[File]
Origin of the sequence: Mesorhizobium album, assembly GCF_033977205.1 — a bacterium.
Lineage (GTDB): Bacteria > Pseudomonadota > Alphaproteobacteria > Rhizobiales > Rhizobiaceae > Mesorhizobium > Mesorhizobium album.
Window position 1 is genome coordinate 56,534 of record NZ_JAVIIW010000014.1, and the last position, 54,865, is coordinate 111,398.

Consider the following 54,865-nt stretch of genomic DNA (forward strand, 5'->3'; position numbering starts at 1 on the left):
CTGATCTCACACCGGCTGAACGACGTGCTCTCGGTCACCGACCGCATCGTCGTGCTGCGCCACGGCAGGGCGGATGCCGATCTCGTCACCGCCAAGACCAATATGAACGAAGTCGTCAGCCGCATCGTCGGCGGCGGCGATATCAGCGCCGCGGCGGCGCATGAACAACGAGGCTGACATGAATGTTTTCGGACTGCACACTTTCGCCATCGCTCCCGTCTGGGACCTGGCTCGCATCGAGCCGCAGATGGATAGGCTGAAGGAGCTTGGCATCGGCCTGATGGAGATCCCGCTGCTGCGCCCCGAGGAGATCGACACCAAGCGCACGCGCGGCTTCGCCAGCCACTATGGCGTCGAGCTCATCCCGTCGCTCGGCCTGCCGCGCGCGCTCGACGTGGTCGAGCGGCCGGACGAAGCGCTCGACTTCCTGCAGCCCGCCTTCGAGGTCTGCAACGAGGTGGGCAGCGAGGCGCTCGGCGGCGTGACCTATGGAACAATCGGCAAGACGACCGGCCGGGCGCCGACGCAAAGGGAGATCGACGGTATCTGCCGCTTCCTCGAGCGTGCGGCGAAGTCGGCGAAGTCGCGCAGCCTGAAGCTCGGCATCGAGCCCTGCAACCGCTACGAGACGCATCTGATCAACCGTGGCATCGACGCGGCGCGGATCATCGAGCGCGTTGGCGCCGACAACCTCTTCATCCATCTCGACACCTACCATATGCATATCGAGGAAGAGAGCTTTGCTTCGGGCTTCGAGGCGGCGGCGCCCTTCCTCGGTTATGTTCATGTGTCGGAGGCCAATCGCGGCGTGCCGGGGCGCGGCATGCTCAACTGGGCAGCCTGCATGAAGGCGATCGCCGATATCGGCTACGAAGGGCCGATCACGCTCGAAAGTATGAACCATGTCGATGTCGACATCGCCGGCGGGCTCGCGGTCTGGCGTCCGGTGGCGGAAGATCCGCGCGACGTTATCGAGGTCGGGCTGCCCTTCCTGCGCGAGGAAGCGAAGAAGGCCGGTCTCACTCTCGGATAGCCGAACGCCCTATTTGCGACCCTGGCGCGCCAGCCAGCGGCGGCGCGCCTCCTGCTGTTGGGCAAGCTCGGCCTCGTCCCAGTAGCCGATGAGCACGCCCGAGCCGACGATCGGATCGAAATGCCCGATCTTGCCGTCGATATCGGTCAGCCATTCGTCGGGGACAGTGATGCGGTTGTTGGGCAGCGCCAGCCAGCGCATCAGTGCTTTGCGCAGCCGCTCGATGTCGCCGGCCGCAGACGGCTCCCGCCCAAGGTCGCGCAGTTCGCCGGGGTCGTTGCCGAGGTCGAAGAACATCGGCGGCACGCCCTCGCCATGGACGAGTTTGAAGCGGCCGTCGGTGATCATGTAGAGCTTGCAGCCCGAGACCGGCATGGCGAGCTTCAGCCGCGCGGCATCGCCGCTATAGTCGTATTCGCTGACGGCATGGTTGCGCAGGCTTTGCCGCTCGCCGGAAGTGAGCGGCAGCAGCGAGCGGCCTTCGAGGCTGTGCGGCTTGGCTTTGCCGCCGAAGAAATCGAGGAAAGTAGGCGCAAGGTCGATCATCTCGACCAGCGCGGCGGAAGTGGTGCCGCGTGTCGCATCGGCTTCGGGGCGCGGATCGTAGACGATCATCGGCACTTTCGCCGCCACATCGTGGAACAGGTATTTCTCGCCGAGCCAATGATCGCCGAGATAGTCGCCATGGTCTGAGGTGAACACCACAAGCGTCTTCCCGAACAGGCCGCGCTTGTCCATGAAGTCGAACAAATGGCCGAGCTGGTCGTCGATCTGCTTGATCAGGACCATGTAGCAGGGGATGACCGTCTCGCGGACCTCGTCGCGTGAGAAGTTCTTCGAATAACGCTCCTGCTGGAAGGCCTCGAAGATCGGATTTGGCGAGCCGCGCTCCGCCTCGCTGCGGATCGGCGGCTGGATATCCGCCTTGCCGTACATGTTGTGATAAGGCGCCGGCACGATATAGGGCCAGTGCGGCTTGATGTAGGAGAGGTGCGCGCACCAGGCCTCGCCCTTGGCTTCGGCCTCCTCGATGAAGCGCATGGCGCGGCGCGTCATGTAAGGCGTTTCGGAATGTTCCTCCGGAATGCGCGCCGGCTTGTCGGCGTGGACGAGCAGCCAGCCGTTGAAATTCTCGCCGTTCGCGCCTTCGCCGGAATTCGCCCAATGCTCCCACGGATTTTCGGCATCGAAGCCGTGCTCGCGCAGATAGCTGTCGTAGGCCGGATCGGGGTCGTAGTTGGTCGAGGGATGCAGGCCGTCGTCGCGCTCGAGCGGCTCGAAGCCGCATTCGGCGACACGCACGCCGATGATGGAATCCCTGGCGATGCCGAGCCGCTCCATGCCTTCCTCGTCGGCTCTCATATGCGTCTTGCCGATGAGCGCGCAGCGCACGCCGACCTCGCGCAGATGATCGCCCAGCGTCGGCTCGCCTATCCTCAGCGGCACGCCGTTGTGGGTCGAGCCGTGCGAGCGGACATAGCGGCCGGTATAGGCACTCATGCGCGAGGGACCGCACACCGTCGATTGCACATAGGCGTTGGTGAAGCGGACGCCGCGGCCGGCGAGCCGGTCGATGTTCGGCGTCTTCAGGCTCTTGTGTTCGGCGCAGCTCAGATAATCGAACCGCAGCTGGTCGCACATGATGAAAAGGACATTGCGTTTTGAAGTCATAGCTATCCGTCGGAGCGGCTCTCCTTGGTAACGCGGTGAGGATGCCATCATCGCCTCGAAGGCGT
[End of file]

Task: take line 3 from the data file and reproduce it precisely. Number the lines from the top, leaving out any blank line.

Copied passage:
Window position 1 is genome coordinate 56,534 of record NZ_JAVIIW010000014.1, and the last position, 54,865, is coordinate 111,398.